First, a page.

Mindful Parenting : Gentle Discipline Part One

Today, I wanted to look more closely into the concept of “Gentle Disciple“, “Simple Discipline“, “Loving Authority” or “Respectful Discipline“. I think this subject is often a sticky web of mixed concepts and expectations, including strands from our own childhood, inconsistent societal expectations, cultural overlays and personal expectations. Through this three-part series I will attempt to piece together what Gentle Discipline is, why it’s important and most of all- how we can strive to consistently use it in our homes. A lot of my research on this subject is inspired by the work of Rudolf Steiner, Kim John Payne, Magda Gerber, Janet Lansbury, Joseph Chilton Pearce, John Holt, Jon Kabat-Zinn and Alfie Kohn, to name a few.

love

Part One- What is Gentle Discipline?

The word ‘discipline’ comes from the latin discipulus. Discere is from the latin ‘to learn’. Pullus  refers to a pupil or student. It is interesting to note that pupils (students) and pupils (the small black part of our eyes) come from the same latin root- pupa which means doll (think of puppets).

Self-knowledge can be obtained only by looking into the mind and virtue of the soul, which is the diviner part of a man, as we see our own image in another’s eye. And if we do not know ourselves, we cannot know what belongs to ourselves or belongs to others. – From Plato’s Alcibiades.

With this etymological background in mind, I believe that discipline does not infer just the guiding or teaching of an other, but begins with the Self.

Gentle Discipline begins with the parent

  • For me, mindful parenting means taking responsibility for and being fully present with our own feelings and actions and modelling this awareness to our children. This definition indicates a certain level of self-awareness and self-control over our moment-to-moment reactions
  • We as parents need to be inwardly clear with what we expect and why we expect it so that when we do create an expectation we have the resolve to follow through so that this expectation is met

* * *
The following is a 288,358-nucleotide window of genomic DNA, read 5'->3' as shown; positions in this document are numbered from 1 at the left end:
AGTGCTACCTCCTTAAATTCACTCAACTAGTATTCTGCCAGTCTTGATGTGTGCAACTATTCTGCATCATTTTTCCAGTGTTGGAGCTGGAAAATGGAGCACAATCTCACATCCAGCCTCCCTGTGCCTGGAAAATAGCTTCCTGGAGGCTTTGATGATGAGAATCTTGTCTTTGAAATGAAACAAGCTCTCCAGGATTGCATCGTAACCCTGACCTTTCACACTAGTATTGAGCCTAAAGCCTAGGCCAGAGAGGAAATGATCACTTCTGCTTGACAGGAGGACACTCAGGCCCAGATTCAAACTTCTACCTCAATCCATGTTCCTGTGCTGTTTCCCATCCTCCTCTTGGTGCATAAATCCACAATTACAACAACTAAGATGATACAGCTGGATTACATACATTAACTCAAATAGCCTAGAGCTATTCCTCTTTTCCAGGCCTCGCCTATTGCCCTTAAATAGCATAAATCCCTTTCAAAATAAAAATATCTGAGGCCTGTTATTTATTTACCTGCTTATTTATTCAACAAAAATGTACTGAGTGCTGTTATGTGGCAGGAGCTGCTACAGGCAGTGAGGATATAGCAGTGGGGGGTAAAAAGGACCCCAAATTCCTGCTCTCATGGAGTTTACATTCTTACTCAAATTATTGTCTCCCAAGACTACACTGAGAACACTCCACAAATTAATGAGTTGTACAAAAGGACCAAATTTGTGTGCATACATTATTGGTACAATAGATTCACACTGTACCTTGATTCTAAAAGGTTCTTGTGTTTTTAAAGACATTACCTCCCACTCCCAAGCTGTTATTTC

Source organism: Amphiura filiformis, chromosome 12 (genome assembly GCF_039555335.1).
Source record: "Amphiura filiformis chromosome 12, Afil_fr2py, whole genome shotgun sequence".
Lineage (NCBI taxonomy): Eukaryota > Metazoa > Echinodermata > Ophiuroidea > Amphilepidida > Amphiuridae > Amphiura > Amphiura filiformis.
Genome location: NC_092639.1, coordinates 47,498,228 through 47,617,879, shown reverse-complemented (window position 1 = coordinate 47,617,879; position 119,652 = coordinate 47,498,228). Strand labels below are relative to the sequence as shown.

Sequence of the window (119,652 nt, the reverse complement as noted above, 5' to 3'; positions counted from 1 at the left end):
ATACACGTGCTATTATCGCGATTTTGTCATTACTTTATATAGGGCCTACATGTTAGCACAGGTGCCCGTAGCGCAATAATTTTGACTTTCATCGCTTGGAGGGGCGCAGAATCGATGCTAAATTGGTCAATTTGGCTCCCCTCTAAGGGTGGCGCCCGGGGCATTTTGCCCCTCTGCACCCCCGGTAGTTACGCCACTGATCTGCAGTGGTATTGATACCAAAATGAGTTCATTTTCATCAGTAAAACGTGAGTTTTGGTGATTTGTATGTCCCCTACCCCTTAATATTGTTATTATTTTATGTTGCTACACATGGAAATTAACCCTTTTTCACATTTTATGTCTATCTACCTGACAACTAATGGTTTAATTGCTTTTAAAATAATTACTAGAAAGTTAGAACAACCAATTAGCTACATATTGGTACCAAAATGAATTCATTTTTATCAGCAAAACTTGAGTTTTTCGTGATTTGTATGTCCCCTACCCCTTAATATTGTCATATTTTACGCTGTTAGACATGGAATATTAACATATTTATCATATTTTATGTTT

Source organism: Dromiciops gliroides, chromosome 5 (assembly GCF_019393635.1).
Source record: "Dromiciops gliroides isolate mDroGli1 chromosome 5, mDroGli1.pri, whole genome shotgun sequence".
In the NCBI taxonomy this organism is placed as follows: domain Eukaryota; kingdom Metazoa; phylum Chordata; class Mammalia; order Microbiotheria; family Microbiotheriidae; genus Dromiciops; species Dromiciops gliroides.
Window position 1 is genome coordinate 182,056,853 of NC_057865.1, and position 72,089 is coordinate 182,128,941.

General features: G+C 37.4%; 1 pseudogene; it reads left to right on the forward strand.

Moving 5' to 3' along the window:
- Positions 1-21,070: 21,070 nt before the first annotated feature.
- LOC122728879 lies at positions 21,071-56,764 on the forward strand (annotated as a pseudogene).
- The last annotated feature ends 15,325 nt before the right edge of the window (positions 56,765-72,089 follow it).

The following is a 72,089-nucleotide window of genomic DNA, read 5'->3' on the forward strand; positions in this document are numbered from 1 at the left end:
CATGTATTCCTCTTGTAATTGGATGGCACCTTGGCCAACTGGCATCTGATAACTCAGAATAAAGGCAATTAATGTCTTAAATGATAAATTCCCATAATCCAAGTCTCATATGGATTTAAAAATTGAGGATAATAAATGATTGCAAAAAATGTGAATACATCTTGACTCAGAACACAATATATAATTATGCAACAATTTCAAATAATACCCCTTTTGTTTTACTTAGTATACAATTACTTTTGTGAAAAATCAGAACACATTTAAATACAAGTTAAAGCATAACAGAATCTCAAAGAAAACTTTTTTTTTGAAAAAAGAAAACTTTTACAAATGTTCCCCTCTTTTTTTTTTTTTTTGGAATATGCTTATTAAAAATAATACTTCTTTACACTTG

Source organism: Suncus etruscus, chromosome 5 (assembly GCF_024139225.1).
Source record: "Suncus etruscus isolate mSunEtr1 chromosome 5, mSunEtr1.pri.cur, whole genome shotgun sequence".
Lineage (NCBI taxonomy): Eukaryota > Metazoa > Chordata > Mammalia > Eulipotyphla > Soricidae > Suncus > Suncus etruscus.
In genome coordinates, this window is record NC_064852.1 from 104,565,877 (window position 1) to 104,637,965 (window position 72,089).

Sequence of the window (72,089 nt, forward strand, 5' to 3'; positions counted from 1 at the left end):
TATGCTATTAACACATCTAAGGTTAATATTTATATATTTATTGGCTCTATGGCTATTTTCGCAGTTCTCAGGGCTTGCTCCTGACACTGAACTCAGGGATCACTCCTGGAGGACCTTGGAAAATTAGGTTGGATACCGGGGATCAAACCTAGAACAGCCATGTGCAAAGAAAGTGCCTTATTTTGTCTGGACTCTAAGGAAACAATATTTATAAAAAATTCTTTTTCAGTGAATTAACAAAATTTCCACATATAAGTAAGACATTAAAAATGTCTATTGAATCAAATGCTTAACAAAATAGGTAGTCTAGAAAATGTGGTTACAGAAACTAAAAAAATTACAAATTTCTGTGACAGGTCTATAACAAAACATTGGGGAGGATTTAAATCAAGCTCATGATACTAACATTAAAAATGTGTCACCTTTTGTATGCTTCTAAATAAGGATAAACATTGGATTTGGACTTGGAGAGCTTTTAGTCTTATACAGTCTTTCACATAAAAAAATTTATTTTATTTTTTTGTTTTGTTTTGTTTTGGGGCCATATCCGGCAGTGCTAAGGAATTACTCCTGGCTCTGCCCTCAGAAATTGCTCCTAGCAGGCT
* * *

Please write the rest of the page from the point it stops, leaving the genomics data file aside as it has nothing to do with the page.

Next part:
Gentle Discipline moves beyond punishment and reward systems

  • Punishment and rage break the child’s will, the capacity to overcome obstacles and explore the unknown, which is learning itself. They will leave him or her with no self-confidence, no faith in themselves and they will fumble or retreat at every little difficulty of challenge“. – Joseph Chilton Pearce
  • Studies have shown that punishment and reward systems are detrimental to a child’s healthy emotional and cognitive development
  • Instead, we as parents should aim to use appreciative and descriptive praise and learn to rely only on natural consequences

Gentle Discipline requires follow through

  • Language affects a child’s mind – focus on what you want to have happen instead of what you don’t want. Avoid negatives such as “Don’t hit your brother” and replace them with positive guidance such as “We use gentle hands” or for the older child, “Please be gentle”.
  • A useful parenting affirmation is: “My word is gold. I will walk my talk, I will follow through, I will consider before I speak” If we know we can’t follow through or realize we don’t care that much- don’t make idle threats!

Gentle Discipline is unique for each child

  • Recognizing that what works for one child will have no effect on another is important. We are all unique and come to this world with differing temperaments and personalities. Even when we’re in the same family our environment and the way we perceive it is completely individual.
  • As a family unit, yes there are some boundaries that need to be met by all of us. But within those boundaries there can be creative freedom and interpretation.

Gentle Discipline requires forgiveness, unconditional love for both your child and yourself

  • Holding grudges or resentments is never helpful or productive. Do not focus on past emotions and conflicts – instead focus on the current conflict or challenge that you are facing now.
  • Before bed, go through your  “bad day” in your mind. Review each moment, where you were triggered and ask yourself why. Reflect on this and then the hardest part- let it go!
  • “Courage doesn’t always roar. Sometimes courage is the little voice at the end of the day that says I’ll try again tomorrow.”- Mary Anne Radmacher

If you find some time to do some inner work this week, it might be helpful for you to explore (and journal) what discipline means to you. When and how does it work in your home? When do you have trouble with it? And diving even deeper into self-inquiry: Why might that area be challenging for you?

We would all be honoured to hear your thoughts if you’d be courageous enough to share.

Book Club : Simplicity Parenting by Kim John Payne

I am so excited for the next book in our Book Club series: Kim John Payne’s Simplicity Parenting.

In a world where childhood seems to be flooded with too much, too fast and too soon, Payne helps parents clear the path towards a simpler, more connected and whole-hearted family life. After reading this book parents will feel empowered and ready to declutter playspaces, establish stronger home rhythms, cut down on screen-time and most of all to slow down and prioritize meaningful moments with their children. Most remarkably, the book is truly applicable to all families regardless of their diverse faiths, backgrounds and values. It is completely free from dogma and instead, offers practical and adaptable advice to all.